A written protest may also be faxed to our office. Use the protest form located on your Notice of Valuation, complete, sign and fax to 303-479-9751. To preserve your right to protest, your faxed protest must be received in our office no later than midnight on June 1. If you are faxing your protest on June 1, be sure to allow enough time in the event that others are also faxing their protests at the last minute. We will not accept any protest time-stamped after midnight on that date. If you don’t have a Notice of Value, an appeal form may be accessed by clicking this link Appeal Form.
If you wish to protest in person, please call the Assessor’s office at 303-660-7450 to set an appointment. While we make every effort to accommodate walk-in appointments, we have a limited staff and cannot guarantee that an appraiser will be able to see you quickly without an appointment. We recommend that you make your appointment early in the protest period to avoid crowds at the end of the month. Written protests may be presented in person no later than 5:00 p.m. on June 1. If you don’t have a Notice of Value, an appeal form may be accessed by clicking this link Appeal Form.
The appraiser conducting your meeting will review your property record with you, and will accept any information you have gathered. The appraiser will not commit to a change in value at this meeting, even though you may have uncovered an error or the assessment appears to be inequitable.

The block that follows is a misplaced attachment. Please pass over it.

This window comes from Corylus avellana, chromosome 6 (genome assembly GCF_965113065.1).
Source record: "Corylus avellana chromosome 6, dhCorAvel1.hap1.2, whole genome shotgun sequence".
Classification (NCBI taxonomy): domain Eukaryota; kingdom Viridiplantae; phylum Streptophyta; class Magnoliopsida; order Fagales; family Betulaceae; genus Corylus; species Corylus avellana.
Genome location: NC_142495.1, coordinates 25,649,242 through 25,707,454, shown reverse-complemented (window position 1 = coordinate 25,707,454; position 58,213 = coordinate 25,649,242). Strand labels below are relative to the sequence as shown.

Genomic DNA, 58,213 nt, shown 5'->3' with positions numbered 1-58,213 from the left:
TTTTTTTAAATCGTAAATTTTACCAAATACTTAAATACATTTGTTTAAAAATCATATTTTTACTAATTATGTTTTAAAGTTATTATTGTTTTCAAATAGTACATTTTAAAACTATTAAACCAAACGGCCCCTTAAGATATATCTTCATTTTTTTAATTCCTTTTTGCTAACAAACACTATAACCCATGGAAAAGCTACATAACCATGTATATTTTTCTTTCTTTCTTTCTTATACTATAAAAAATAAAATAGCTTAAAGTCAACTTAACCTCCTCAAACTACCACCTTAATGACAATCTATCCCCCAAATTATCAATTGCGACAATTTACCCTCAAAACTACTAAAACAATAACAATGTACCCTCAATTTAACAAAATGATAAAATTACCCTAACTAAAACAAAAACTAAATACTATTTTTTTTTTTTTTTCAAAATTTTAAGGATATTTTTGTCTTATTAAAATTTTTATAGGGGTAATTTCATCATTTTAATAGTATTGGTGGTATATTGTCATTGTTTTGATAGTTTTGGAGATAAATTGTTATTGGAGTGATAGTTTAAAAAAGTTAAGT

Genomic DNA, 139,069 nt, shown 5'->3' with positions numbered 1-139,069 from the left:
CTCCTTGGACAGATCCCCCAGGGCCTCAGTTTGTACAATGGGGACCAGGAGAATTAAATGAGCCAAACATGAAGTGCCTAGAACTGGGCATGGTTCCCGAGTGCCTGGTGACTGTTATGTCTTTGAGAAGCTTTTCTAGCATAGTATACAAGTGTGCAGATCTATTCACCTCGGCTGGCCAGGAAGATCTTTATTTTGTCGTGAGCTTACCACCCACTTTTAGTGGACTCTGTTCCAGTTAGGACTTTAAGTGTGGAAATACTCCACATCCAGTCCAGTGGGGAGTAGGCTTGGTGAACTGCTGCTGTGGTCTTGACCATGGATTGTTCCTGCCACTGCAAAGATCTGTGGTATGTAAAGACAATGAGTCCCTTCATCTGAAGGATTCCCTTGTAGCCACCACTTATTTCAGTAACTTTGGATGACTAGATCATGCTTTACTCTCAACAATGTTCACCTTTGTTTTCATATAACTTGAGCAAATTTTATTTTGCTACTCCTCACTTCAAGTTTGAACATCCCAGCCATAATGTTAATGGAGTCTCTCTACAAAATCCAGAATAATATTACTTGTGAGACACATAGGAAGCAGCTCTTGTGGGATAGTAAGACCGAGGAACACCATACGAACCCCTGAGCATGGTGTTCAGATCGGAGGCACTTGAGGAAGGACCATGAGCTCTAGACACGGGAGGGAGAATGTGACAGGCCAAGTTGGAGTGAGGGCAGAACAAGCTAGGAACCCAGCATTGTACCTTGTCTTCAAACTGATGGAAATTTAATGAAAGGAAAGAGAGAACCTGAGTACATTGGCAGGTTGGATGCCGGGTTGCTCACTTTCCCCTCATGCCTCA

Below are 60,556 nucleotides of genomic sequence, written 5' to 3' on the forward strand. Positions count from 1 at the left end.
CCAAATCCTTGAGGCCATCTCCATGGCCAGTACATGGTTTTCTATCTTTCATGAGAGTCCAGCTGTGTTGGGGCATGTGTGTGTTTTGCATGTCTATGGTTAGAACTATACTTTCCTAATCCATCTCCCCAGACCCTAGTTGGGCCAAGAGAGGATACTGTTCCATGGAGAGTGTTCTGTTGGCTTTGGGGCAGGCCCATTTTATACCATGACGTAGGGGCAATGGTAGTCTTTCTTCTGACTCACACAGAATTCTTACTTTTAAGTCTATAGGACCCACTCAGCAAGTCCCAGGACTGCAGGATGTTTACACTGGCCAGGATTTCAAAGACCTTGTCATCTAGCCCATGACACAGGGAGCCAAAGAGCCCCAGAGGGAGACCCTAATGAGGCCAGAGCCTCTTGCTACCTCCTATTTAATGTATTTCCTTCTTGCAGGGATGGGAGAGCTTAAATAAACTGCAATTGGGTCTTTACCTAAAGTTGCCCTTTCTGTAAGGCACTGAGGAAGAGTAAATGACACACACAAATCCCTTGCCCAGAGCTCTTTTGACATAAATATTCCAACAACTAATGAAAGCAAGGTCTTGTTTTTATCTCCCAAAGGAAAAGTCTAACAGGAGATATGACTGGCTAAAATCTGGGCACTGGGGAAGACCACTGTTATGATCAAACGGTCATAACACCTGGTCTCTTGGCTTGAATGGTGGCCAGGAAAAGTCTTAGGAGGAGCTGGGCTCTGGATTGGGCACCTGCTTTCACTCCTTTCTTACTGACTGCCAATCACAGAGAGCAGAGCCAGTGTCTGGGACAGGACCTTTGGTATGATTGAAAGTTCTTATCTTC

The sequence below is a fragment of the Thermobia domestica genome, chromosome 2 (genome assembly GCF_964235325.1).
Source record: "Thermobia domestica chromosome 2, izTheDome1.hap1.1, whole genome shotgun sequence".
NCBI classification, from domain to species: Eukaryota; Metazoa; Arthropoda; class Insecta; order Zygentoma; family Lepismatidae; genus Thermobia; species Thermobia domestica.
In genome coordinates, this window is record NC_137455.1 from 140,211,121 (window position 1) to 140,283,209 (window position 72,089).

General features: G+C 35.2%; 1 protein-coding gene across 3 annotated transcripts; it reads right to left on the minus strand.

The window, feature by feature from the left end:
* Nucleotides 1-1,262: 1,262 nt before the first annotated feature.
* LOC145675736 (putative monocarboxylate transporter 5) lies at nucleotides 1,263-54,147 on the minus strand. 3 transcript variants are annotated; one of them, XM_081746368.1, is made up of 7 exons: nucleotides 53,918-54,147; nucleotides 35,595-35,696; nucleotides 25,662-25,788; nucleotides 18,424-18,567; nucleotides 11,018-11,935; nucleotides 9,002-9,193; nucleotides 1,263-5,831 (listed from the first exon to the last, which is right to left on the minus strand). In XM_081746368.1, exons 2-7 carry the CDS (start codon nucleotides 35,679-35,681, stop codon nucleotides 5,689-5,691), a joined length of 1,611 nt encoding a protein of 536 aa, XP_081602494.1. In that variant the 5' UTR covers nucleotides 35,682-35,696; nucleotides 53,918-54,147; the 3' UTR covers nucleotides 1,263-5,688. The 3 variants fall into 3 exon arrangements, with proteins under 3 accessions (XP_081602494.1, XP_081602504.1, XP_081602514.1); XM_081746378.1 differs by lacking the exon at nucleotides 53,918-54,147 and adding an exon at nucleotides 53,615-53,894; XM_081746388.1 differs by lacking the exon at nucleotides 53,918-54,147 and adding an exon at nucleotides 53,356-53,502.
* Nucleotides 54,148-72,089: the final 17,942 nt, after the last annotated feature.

For more information view the Protest/Appeals Calendar
PERSONAL PROPERTY PROTESTS
Personal property Notices of Valuation are mailed no later than June 15. The Assessor conducts hearings on personal property valuation protests beginning June 15 and continuing through June 30. Protest procedures are identical to procedures for real property protests, although the dates are different. Written personal property protests must be postmarked on or before June 30. Hand delivered written protests will be accepted through 5 p.m., June 30 and faxed personal property protests will be accepted if date-stamped before midnight June 30.
The Assessor must make a decision and mail a Notice of Determination (NOD) to you before the last regular working day in August (the last working day in June during non-reappraisal years).
APPEALING THE ASSESSOR’S DECISION
If you disagree with the Assessor’s determination, you can file a written appeal with the County Board of Equalization (CBOE) on or before September 15 (during non-reappraisal years the deadline is July 15) for real or personal property. The CBOE schedules and completes their hearings before November 1 (August 5 in non-reappraisal years). The board must notify you in writing within five business days after their decision is made.
If you are satisfied with the CBOE decision, the process ends there.
If not there are three options:
- Go to binding Arbitration,
- Appeal to the Board of Assessment Appeals (BAA), or
- Go to District Court
You must appeal within 30 days of the CBOE decision.
If you choose Arbitration after the CBOE decision, the decision reached at Arbitration is final and not subject to review.
If you are satisfied with the decision rendered by either the BAA or District Court, the process ends there. If, however, the decision rendered by either the BAA or District Court is unsatisfactory, you may then appeal to the Court of Appeals within 30 days of the BAA decision or 45 days of a District Court decision. The only appeal beyond that is to the Colorado Supreme Court.
For more information view the Protest/Appeals Calendar